CreditJust finished watching the Canadian Olympic Women's Hockey Team dispatch the Kazakhstan team 7-0. The Kazakhstani goal tender suffered through 64 shots, improving as the game went on even though her teammates lagged behind the powerful Canadian team.
When the game hit 5-0, I found myself cheering 'Come on! Come on!' each time a Kazakhstan player would break through and make an attempt at the net. It wasn't for lack of effort that they fell so far behind, but that they were playing a super-power in Women's hockey. I just wanted to see them get a decent scoring chance. Maybe even a goal.
Don't get me wrong, it's not because I want the Canadian team to lose. Hardly! I just felt as though the Kazakhstanis played a good game against a far superior team, and kept going long after it was over.
That's what the Olympics are really about: playing to the best of your ability, even though you might not make the podium.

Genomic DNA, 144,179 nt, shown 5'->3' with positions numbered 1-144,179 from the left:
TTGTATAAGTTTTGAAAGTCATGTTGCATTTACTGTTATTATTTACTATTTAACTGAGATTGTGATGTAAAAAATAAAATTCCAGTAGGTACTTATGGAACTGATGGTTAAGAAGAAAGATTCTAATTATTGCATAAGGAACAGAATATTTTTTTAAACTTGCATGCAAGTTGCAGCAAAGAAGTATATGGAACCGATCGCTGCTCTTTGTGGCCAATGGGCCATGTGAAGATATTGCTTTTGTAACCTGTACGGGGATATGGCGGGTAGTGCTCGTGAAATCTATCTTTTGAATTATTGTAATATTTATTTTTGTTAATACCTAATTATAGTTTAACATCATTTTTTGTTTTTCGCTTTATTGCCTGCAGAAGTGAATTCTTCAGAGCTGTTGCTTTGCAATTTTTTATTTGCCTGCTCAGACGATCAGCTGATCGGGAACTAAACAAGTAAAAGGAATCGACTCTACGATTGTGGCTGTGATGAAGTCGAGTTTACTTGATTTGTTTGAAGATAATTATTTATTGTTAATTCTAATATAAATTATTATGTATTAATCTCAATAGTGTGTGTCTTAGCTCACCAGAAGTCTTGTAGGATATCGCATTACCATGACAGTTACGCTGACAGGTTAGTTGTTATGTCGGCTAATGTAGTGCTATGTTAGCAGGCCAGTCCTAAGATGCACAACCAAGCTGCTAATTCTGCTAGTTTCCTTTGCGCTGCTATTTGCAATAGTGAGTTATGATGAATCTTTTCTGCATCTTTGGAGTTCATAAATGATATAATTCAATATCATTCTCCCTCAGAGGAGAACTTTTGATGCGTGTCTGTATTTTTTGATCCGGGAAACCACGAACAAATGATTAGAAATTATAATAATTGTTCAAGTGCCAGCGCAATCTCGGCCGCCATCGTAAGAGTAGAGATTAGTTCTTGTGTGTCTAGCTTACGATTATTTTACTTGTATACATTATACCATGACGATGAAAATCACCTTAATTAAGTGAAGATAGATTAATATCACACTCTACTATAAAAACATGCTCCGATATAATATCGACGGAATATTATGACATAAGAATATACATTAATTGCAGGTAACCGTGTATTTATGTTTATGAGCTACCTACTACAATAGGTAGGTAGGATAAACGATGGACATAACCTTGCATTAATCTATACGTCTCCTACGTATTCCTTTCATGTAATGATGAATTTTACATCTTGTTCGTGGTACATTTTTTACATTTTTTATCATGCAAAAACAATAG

It is not the critic who counts, not the one who points out how the strong man stumbled or how the doer of deeds might have done better. The credit belongs to the man who is actually in the arena, whose face is marred with sweat and dust and blood; who strives valiantly; who errs and comes short again and again; who knows the great enthusiasms, the great devotions, and spends himself in a worthy cause; who, if he wins, knows the triumph of high achievement; and who, if he fails, at least fails while daring greatly, so that his place shall never be with those cold and timid souls who know neither victory or defeat.Theodore Roosevelt said that in 1910. I hardly think his quote is limited to men.